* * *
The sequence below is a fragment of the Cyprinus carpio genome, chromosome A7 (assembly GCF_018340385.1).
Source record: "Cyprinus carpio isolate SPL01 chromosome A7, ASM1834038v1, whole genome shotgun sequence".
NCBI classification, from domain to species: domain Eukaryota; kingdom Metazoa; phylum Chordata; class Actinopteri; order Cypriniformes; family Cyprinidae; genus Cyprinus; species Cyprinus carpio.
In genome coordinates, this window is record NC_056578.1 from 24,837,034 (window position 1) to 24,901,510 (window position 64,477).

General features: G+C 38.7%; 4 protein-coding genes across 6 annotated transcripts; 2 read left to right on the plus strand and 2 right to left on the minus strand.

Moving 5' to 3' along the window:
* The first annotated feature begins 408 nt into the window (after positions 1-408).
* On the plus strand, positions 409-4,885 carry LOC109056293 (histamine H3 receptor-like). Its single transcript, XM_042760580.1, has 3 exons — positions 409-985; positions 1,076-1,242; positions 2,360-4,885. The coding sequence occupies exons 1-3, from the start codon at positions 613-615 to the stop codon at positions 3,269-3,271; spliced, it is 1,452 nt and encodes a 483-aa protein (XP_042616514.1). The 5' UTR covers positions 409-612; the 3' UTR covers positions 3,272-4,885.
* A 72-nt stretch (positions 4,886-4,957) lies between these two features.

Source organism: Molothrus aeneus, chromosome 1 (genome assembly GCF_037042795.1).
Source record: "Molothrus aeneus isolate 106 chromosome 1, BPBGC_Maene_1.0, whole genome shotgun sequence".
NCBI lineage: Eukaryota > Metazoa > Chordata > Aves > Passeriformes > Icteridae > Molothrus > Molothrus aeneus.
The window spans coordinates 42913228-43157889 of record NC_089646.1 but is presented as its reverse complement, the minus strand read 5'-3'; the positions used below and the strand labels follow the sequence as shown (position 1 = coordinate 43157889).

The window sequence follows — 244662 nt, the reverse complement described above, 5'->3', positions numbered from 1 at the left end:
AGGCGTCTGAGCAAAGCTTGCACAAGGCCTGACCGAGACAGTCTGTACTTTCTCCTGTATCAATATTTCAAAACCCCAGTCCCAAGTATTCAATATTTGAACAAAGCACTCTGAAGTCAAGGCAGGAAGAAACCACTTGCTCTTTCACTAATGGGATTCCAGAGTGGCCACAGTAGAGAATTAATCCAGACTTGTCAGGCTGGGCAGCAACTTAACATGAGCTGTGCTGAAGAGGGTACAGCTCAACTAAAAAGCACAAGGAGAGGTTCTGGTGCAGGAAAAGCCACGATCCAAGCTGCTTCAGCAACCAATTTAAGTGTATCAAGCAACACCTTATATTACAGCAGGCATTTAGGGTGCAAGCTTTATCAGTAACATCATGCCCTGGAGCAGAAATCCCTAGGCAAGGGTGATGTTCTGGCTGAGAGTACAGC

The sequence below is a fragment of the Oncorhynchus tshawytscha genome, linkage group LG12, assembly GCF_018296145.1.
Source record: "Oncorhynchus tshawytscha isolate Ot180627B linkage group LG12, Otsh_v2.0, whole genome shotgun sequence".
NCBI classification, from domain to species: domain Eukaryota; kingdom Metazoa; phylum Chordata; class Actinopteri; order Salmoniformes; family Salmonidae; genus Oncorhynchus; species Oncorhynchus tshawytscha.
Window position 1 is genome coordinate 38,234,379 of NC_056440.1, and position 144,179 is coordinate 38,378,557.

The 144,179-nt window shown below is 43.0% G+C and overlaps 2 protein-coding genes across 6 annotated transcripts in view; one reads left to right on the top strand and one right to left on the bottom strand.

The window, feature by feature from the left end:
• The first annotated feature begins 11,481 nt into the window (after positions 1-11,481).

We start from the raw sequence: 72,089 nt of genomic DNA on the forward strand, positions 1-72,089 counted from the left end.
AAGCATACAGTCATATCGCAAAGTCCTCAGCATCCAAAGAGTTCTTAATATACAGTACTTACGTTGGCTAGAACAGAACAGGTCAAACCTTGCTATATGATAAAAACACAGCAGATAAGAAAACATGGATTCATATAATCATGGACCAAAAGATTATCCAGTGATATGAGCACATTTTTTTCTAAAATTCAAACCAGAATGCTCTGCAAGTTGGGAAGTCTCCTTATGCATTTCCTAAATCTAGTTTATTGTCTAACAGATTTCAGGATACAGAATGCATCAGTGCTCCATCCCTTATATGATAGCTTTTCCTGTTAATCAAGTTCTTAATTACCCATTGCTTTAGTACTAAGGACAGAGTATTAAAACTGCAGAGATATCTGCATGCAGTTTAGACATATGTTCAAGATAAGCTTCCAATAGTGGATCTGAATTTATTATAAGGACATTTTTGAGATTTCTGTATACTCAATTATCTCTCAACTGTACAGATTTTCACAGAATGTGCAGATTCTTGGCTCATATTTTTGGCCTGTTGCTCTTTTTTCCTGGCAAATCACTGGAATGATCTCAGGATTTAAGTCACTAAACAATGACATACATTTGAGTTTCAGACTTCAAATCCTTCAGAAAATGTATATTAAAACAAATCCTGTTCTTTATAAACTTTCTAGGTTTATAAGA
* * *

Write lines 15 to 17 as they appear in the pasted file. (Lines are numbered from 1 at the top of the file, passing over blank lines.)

AGGCGTCTGAGCAAAGCTTGCACAAGGCCTGACCGAGACAGTCTGTACTTTCTCCTGTATCAATATTTCAAAACCCCAGTCCCAAGTATTCAATATTTGAACAAAGCACTCTGAAGTCAAGGCAGGAAGAAACCACTTGCTCTTTCACTAATGGGATTCCAGAGTGGCCACAGTAGAGAATTAATCCAGACTTGTCAGGCTGGGCAGCAACTTAACATGAGCTGTGCTGAAGAGGGTACAGCTCAACTAAAAAGCACAAGGAGAGGTTCTGGTGCAGGAAAAGCCACGATCCAAGCTGCTTCAGCAACCAATTTAAGTGTATCAAGCAACACCTTATATTACAGCAGGCATTTAGGGTGCAAGCTTTATCAGTAACATCATGCCCTGGAGCAGAAATCCCTAGGCAAGGGTGATGTTCTGGCTGAGAGTACAGC

The sequence below is a fragment of the Oncorhynchus tshawytscha genome, linkage group LG12, assembly GCF_018296145.1.
Source record: "Oncorhynchus tshawytscha isolate Ot180627B linkage group LG12, Otsh_v2.0, whole genome shotgun sequence".